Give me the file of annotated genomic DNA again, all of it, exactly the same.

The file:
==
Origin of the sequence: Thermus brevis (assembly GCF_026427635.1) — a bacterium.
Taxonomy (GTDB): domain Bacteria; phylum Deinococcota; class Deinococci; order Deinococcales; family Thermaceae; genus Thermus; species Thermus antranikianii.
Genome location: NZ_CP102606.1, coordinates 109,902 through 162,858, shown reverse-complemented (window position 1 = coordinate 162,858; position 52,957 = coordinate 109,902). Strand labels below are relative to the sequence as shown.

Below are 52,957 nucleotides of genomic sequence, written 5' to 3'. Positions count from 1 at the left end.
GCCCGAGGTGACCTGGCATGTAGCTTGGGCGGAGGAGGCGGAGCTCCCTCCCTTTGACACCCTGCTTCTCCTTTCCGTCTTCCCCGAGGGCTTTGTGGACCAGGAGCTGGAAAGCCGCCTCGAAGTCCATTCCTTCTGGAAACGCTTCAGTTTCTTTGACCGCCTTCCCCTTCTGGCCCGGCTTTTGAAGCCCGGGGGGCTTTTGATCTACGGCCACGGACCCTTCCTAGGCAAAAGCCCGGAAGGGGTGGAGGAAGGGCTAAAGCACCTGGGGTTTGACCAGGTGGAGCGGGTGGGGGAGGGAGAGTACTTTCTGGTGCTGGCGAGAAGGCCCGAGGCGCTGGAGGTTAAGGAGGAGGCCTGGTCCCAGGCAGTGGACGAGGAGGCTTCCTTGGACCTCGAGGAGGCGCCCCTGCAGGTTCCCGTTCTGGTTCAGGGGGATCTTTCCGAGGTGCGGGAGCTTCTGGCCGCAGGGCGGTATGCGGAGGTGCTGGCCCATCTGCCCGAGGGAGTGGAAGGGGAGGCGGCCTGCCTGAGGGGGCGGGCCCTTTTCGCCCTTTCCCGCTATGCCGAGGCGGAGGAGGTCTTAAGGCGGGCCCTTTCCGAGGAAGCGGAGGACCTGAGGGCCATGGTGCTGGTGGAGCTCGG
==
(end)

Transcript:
Origin of the sequence: Thermus brevis (assembly GCF_026427635.1) — a bacterium.
Taxonomy (GTDB): domain Bacteria; phylum Deinococcota; class Deinococci; order Deinococcales; family Thermaceae; genus Thermus; species Thermus antranikianii.
Genome location: NZ_CP102606.1, coordinates 109,902 through 162,858, shown reverse-complemented (window position 1 = coordinate 162,858; position 52,957 = coordinate 109,902). Strand labels below are relative to the sequence as shown.

Below are 52,957 nucleotides of genomic sequence, written 5' to 3'. Positions count from 1 at the left end.
GCCCGAGGTGACCTGGCATGTAGCTTGGGCGGAGGAGGCGGAGCTCCCTCCCTTTGACACCCTGCTTCTCCTTTCCGTCTTCCCCGAGGGCTTTGTGGACCAGGAGCTGGAAAGCCGCCTCGAAGTCCATTCCTTCTGGAAACGCTTCAGTTTCTTTGACCGCCTTCCCCTTCTGGCCCGGCTTTTGAAGCCCGGGGGGCTTTTGATCTACGGCCACGGACCCTTCCTAGGCAAAAGCCCGGAAGGGGTGGAGGAAGGGCTAAAGCACCTGGGGTTTGACCAGGTGGAGCGGGTGGGGGAGGGAGAGTACTTTCTGGTGCTGGCGAGAAGGCCCGAGGCGCTGGAGGTTAAGGAGGAGGCCTGGTCCCAGGCAGTGGACGAGGAGGCTTCCTTGGACCTCGAGGAGGCGCCCCTGCAGGTTCCCGTTCTGGTTCAGGGGGATCTTTCCGAGGTGCGGGAGCTTCTGGCCGCAGGGCGGTATGCGGAGGTGCTGGCCCATCTGCCCGAGGGAGTGGAAGGGGAGGCGGCCTGCCTGAGGGGGCGGGCCCTTTTCGCCCTTTCCCGCTATGCCGAGGCGGAGGAGGTCTTAAGGCGGGCCCTTTCCGAGGAAGCGGAGGACCTGAGGGCCATGGTGCTGGTGGAGCTCGG